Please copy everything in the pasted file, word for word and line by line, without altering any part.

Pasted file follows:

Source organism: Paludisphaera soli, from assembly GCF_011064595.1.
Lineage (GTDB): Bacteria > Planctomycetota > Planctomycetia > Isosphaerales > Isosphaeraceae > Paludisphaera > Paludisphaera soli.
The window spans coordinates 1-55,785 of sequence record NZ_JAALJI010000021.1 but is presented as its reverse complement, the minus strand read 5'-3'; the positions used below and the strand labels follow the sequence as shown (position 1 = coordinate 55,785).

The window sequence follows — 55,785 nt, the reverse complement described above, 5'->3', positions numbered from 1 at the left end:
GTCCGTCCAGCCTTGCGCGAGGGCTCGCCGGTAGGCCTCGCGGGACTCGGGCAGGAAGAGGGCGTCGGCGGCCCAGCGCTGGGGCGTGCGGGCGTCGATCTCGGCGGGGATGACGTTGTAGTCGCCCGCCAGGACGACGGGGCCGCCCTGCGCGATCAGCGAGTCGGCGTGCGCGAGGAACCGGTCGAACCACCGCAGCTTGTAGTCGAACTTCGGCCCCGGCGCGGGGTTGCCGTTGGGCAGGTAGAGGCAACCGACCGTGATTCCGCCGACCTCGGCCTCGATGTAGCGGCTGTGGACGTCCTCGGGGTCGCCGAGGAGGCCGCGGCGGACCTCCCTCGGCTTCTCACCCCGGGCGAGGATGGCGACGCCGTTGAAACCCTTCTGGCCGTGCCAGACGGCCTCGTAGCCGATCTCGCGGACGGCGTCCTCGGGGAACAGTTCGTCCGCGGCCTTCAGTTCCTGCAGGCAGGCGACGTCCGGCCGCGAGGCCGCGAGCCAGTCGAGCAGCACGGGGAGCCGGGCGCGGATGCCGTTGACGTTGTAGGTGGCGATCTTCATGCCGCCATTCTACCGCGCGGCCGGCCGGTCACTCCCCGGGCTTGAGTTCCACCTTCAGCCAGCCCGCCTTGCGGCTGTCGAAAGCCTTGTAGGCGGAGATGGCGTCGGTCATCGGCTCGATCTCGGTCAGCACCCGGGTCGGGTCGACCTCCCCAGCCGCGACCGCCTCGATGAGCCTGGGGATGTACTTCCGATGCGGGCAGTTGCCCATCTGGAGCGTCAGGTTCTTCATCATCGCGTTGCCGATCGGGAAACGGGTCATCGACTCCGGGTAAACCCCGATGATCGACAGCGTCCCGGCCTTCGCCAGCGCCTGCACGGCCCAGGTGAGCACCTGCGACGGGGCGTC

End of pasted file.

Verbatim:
Source organism: Paludisphaera soli, from assembly GCF_011064595.1.
Lineage (GTDB): Bacteria > Planctomycetota > Planctomycetia > Isosphaerales > Isosphaeraceae > Paludisphaera > Paludisphaera soli.
The window spans coordinates 1-55,785 of sequence record NZ_JAALJI010000021.1 but is presented as its reverse complement, the minus strand read 5'-3'; the positions used below and the strand labels follow the sequence as shown (position 1 = coordinate 55,785).

The window sequence follows — 55,785 nt, the reverse complement described above, 5'->3', positions numbered from 1 at the left end:
GTCCGTCCAGCCTTGCGCGAGGGCTCGCCGGTAGGCCTCGCGGGACTCGGGCAGGAAGAGGGCGTCGGCGGCCCAGCGCTGGGGCGTGCGGGCGTCGATCTCGGCGGGGATGACGTTGTAGTCGCCCGCCAGGACGACGGGGCCGCCCTGCGCGATCAGCGAGTCGGCGTGCGCGAGGAACCGGTCGAACCACCGCAGCTTGTAGTCGAACTTCGGCCCCGGCGCGGGGTTGCCGTTGGGCAGGTAGAGGCAACCGACCGTGATTCCGCCGACCTCGGCCTCGATGTAGCGGCTGTGGACGTCCTCGGGGTCGCCGAGGAGGCCGCGGCGGACCTCCCTCGGCTTCTCACCCCGGGCGAGGATGGCGACGCCGTTGAAACCCTTCTGGCCGTGCCAGACGGCCTCGTAGCCGATCTCGCGGACGGCGTCCTCGGGGAACAGTTCGTCCGCGGCCTTCAGTTCCTGCAGGCAGGCGACGTCCGGCCGCGAGGCCGCGAGCCAGTCGAGCAGCACGGGGAGCCGGGCGCGGATGCCGTTGACGTTGTAGGTGGCGATCTTCATGCCGCCATTCTACCGCGCGGCCGGCCGGTCACTCCCCGGGCTTGAGTTCCACCTTCAGCCAGCCCGCCTTGCGGCTGTCGAAAGCCTTGTAGGCGGAGATGGCGTCGGTCATCGGCTCGATCTCGGTCAGCACCCGGGTCGGGTCGACCTCCCCAGCCGCGACCGCCTCGATGAGCCTGGGGATGTACTTCCGATGCGGGCAGTTGCCCATCTGGAGCGTCAGGTTCTTCATCATCGCGTTGCCGATCGGGAAACGGGTCATCGACTCCGGGTAAACCCCGATGATCGACAGCGTCCCGGCCTTCGCCAGCGCCTGCACGGCCCAGGTGAGCACCTGCGACGGGGCGTC